Home Do we really need Web Design and Taxonomy?

Do we really need Web Design and Taxonomy?

Two recent memes from the blogosphere seem to me to be ripe for mixing:

Meme 1) The current trend for tech blog re-designs to have a minimalist, lotsa-white-space look that places emphasis on the content. Dave Winer probably started this trend with his re-design, but I’ve seen it elsewhere before him (e.g. Peter Lindberg and Erik Benson). And now Robert Scoble and Marc Canter. Mark Pilgrim’s site is also bathed in white space nowadays. Hey I guess my site is pretty minimalist too. Maybe it’s just a tech blog thing?

Meme 2) Jason Kottke’s comment today: “Nothing takes the fun and personality out of writing like metadata.” Jason points out that blogs have lots of extra design bits in them to help people organise and link together information, but it distracts from the main content.

What’s the connection? Maybe it’s that some of us bloggers are trying to push extraneous pieces of visual design out of our weblogs. And what’s this a trend towards? The usurpation of websites by RSS perhaps. I’m beginning to sound like Steve Gillmor or Dave Winer. What I mean is: does web design, in the visual / graphical sense of the phrase, really matter anymore? Does ontology / taxonomy of a physical website mean much nowadays? If the majority of people read a weblog via an RSS Aggregator – and that’s not the case yet, but it’s heading that way – then does Web Design or Taxonomy matter a hill of beans? Why bother putting in all these design flourishes and metadata if our readers don’t see/use it?

I’ll give you an example. I use k-collector to categorise each weblog post I write into topics. But those topics can’t be seen via RSS Aggregators (at least not in the one I use – let me know if you do see them). Another example: trackbacks aren’t visible in the RSS Aggregator. A link to comments is available in my Aggregator, but there is no context – ie I don’t know how many people have commented on a post, I have to click the link to open it up in my web browser.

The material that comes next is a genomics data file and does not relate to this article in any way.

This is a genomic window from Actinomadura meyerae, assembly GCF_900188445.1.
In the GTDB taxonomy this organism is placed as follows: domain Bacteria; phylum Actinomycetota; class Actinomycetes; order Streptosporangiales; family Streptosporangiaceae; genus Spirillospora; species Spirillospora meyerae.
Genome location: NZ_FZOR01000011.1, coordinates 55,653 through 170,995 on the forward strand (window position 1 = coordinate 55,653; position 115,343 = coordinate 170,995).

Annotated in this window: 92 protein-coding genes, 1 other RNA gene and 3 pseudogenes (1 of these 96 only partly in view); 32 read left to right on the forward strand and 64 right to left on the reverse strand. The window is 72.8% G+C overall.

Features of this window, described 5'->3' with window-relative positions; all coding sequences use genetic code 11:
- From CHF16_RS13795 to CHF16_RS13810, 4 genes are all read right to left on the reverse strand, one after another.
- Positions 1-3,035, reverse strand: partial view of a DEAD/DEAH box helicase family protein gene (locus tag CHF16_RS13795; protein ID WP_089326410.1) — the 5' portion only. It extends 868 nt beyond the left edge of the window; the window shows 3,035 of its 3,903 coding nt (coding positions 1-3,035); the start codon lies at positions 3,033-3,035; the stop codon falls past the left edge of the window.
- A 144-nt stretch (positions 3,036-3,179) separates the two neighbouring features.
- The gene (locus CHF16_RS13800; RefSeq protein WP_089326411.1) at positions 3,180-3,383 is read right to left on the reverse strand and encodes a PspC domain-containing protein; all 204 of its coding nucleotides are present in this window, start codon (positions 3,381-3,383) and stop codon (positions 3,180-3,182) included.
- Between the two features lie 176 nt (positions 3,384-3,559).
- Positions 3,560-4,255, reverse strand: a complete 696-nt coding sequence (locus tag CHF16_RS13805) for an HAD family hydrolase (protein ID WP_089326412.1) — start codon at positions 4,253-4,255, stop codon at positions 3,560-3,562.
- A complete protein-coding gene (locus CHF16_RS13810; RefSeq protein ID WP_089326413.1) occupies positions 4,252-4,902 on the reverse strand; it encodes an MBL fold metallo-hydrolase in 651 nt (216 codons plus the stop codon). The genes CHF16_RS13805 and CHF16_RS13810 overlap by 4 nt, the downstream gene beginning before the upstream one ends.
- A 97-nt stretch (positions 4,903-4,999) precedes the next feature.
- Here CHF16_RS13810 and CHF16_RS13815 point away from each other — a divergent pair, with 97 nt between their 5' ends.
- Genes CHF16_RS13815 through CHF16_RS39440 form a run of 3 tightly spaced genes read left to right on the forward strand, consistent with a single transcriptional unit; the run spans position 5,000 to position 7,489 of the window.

And some people still don’t provide the whole of their text in their RSS feeds. Movable Type people are the biggest offenders (if that’s the right word), but only because it is the default behavior to include only excerpts in their RSS feeds. Doing this may be The Last Bastion of Web Design, because it’s forcing us readers to go out of our RSS Aggregators and visit their websites. It’s noticeable that most of the people who I’ve categorised as “Designers” in my Bloglines RSS Aggregator exhibit this “click to see” behavior. Can’t blame them, they’ve got nice pretty sites and they want people to view them.

Mind you I’ve noticed in my own referrer logs that about half of my visitors (to my actual site) get here via a search engine. So that alone is probably a good case for me to continue to provide a nice design and a helpful taxonomy. Plus of course you want to make a good impression generally speaking with your web presense. It’s like you don’t want people to see your house when it’s messy and has things strewn all around the lounge. You want to vacuum the place and have your furniture arranged in an orderly fashion before visitors call. So design and taxonomy has its place, even in our increasingly RSS-ified world.

But RSS (and/or Atom) is the Future. How long before we can represent our content’s taxonomy/ontology in our RSS feeds? I mentioned this in a previous post and Dave Winer commented: “I plan to make my aggregator work with categories.” That’s definitely a good start. What are other aggregator developers planning to do in this regard?

And how long before we can cram all those bits of metadata that Jason mentions into our RSS feeds? That wasn’t Jason’s point of course, he was saying all that metadata necessarily de-emphasizes the main content. I agree with that sentiment, but I have to admit also that I’m addicted to those little bits of metadata. I like reading comments, clicking on the trackbacks, seeing the referrers, etc. It all adds to the community aspect of weblogs. And if we can cram all that community into our RSS or Atom feeds, then all the better.

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